Each surgery will have different rules for making an appointment. They can get pretty busy so it’s best to try to book by phone or at the surgery’s reception, as far in advance as possible. Most surgeries reserve part of the day for emergency or drop-in appointments, so do tell the receptionist if your problem is urgent.
If the doctor prescribes you medicine they will write what you need on official headed paper (called a ‘prescription’) which you must take to a pharmacy. Pharmacies in the UK always have a green cross on their exterior.
What’s the fastest way to see a doctor?
If it is an emergency, you should go to your nearest Accident & Emergency (A&E) ward. If you cannot go there, call 999 and tell the operator that you need an ambulence to come to you.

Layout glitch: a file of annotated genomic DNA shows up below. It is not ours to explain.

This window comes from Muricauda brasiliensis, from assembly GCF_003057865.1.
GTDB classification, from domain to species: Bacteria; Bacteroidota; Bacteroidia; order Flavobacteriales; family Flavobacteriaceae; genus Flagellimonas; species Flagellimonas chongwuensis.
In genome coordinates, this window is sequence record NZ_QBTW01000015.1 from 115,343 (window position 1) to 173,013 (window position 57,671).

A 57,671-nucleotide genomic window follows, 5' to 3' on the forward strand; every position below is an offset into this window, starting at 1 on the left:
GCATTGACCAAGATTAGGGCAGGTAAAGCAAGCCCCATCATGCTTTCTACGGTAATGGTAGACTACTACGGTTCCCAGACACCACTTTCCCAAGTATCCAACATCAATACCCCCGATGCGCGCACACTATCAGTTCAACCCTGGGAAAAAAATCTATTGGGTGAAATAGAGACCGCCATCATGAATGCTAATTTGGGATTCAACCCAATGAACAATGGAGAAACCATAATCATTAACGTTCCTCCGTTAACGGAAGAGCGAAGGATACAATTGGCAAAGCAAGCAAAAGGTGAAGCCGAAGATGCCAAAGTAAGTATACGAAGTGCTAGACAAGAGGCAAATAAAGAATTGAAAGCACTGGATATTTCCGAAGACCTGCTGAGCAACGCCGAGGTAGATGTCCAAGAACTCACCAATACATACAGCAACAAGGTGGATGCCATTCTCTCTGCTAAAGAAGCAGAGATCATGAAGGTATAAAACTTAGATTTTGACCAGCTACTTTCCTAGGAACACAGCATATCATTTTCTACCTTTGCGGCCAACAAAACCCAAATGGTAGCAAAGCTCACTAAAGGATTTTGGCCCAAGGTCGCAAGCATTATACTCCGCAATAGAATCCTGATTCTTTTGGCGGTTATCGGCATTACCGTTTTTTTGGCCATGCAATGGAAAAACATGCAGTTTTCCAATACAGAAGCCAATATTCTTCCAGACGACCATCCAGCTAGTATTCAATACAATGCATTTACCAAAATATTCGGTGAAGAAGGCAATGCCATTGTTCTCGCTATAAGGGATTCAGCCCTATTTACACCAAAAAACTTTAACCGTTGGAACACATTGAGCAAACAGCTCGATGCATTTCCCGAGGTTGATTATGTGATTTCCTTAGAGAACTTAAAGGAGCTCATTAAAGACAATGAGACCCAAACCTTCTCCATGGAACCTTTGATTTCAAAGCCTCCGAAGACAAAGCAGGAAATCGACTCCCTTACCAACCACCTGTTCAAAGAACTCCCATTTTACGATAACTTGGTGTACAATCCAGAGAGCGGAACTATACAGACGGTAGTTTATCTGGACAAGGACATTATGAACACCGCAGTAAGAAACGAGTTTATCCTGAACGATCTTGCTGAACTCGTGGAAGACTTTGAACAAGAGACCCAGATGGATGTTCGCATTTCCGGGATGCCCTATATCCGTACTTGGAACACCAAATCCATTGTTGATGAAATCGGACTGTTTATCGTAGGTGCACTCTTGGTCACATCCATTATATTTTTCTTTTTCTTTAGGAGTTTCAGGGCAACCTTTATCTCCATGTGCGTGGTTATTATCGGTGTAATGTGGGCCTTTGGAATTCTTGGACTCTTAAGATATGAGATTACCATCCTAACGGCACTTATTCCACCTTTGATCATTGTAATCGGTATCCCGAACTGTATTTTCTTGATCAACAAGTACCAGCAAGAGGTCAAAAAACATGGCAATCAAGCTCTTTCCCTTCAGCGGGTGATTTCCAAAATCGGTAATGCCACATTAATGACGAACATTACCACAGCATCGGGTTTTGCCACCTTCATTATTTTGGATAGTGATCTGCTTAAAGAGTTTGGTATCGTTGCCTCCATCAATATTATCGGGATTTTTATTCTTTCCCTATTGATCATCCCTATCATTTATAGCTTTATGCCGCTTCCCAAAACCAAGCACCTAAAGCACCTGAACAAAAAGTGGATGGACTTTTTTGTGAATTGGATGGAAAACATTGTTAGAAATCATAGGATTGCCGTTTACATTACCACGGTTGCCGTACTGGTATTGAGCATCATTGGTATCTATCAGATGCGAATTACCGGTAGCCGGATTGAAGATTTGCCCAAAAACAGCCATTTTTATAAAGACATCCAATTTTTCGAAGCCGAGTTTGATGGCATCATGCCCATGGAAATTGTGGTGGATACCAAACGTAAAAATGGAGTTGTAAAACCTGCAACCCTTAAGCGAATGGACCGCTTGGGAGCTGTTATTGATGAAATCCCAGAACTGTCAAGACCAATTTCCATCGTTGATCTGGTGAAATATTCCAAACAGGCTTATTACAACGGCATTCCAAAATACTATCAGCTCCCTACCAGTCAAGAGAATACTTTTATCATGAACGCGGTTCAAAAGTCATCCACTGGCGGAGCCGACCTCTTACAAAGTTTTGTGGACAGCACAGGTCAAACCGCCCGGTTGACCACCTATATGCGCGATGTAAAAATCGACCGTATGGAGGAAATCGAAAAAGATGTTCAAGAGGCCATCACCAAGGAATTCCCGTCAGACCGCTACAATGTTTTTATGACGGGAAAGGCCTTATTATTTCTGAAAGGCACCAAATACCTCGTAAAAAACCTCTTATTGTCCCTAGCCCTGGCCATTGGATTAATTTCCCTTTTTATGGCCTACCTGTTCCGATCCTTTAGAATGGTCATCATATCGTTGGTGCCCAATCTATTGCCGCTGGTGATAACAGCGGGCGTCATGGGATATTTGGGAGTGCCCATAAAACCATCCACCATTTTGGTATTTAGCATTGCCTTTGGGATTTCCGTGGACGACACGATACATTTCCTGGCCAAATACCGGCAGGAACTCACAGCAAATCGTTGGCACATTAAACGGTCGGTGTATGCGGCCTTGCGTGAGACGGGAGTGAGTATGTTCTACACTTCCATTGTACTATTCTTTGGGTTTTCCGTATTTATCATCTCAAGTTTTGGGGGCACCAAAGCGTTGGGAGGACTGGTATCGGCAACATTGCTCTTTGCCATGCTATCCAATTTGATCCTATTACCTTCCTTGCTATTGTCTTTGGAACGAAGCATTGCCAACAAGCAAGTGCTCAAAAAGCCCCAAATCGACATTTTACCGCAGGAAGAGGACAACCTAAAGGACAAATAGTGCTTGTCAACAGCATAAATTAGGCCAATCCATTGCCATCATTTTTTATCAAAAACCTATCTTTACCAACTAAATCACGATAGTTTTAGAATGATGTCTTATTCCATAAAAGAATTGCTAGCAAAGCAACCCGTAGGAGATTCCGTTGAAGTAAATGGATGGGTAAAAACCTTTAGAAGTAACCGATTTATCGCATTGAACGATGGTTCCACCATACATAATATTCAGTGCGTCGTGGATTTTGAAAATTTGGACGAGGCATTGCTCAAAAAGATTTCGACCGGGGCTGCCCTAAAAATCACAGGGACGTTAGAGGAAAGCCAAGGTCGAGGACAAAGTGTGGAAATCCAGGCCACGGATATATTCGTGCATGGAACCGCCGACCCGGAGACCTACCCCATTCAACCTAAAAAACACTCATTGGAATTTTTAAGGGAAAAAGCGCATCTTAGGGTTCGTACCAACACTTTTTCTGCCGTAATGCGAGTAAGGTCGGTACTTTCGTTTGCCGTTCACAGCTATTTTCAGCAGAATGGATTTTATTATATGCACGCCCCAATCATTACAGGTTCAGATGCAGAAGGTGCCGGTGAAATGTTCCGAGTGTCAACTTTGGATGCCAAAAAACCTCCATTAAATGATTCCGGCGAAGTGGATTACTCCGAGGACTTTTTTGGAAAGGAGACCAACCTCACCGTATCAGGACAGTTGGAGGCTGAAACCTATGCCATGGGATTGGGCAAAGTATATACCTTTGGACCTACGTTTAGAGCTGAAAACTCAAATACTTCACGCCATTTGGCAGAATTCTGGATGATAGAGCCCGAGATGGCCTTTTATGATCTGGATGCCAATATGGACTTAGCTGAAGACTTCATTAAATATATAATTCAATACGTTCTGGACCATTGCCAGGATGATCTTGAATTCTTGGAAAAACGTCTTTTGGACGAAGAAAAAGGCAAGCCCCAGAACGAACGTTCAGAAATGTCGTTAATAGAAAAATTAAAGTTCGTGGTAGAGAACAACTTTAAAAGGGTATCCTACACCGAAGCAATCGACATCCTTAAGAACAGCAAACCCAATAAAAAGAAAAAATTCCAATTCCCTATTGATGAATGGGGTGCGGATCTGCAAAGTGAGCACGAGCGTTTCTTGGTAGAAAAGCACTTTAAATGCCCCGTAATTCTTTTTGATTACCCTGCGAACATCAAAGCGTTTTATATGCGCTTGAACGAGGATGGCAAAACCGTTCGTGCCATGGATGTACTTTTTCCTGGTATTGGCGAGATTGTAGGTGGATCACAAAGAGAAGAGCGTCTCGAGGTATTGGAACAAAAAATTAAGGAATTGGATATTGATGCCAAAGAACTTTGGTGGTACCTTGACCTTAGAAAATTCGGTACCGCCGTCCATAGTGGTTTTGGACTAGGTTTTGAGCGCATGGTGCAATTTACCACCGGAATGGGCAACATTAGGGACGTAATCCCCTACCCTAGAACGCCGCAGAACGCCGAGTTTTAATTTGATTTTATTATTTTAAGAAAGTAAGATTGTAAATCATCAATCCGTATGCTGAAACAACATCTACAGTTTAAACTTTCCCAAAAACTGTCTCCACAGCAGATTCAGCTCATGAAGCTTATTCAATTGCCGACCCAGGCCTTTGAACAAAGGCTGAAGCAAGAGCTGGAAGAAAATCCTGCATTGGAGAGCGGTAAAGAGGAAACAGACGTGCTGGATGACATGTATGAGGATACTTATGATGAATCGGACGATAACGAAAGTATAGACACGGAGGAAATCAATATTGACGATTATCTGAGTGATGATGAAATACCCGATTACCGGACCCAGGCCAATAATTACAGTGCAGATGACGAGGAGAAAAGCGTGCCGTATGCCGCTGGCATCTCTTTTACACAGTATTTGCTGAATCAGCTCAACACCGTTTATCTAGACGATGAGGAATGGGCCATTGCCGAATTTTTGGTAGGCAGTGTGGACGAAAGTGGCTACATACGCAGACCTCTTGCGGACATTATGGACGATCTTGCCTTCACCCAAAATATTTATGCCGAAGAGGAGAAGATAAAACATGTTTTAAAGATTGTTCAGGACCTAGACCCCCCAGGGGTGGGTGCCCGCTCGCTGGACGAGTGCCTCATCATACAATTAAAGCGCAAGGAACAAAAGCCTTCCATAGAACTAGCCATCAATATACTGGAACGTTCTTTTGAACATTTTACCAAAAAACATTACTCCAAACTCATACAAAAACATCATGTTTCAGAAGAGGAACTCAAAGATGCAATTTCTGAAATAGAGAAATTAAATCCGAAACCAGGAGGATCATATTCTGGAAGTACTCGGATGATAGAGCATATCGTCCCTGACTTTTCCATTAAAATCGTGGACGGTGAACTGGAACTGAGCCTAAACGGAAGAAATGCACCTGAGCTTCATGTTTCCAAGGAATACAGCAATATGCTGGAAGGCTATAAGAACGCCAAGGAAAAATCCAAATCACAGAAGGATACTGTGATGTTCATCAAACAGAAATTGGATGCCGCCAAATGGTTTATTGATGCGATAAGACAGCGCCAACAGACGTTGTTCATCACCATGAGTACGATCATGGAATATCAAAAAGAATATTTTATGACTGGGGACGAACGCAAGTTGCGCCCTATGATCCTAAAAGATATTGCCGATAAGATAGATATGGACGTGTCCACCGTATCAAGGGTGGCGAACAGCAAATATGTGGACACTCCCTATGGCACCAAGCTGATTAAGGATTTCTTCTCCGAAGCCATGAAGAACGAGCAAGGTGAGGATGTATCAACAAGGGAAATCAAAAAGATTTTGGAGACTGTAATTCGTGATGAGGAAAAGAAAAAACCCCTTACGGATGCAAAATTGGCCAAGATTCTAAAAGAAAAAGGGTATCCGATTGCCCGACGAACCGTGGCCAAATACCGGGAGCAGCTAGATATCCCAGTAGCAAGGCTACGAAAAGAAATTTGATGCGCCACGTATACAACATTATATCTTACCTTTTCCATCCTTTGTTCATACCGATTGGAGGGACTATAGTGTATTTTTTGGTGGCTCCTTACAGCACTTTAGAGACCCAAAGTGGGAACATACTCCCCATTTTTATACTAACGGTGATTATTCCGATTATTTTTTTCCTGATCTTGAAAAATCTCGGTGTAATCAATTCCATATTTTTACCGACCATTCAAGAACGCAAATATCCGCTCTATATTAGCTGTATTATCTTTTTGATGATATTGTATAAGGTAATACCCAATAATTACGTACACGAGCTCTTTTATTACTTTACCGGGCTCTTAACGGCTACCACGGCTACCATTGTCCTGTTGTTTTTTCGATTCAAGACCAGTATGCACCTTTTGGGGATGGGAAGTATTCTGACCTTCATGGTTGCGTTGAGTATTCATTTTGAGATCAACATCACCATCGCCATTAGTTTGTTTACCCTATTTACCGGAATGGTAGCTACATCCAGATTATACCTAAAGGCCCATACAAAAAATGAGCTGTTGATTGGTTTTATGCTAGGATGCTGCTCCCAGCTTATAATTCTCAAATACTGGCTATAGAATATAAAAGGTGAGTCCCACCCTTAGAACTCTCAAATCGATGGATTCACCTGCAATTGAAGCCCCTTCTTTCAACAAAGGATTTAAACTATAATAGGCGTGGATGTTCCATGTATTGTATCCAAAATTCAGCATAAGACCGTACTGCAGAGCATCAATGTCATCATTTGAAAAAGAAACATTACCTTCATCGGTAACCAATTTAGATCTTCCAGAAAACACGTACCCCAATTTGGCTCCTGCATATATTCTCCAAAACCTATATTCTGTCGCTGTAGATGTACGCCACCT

If it is not an emergency – for example, you think you have an ear infection – you can visit your local walk-in NHS clinic. You do not need an appointment at one of these clinics; you can simply walk in (hence the term “walk-in clinic”).
Walk-in clinics are staffed with doctors, nurses, and nurse practitioners, all of whom are qualified to diagnose common ailments. They can prescribe medication and treatment. If they are unable to treat you, they will refer you to someone who can.
If you are feeling nervous about going to see a doctor or just do not have the time to pay a visit to a clinic, you can use an online service such as Push Doctor. Push Doctor allows you to consult an NHS-trained doctor over video chat.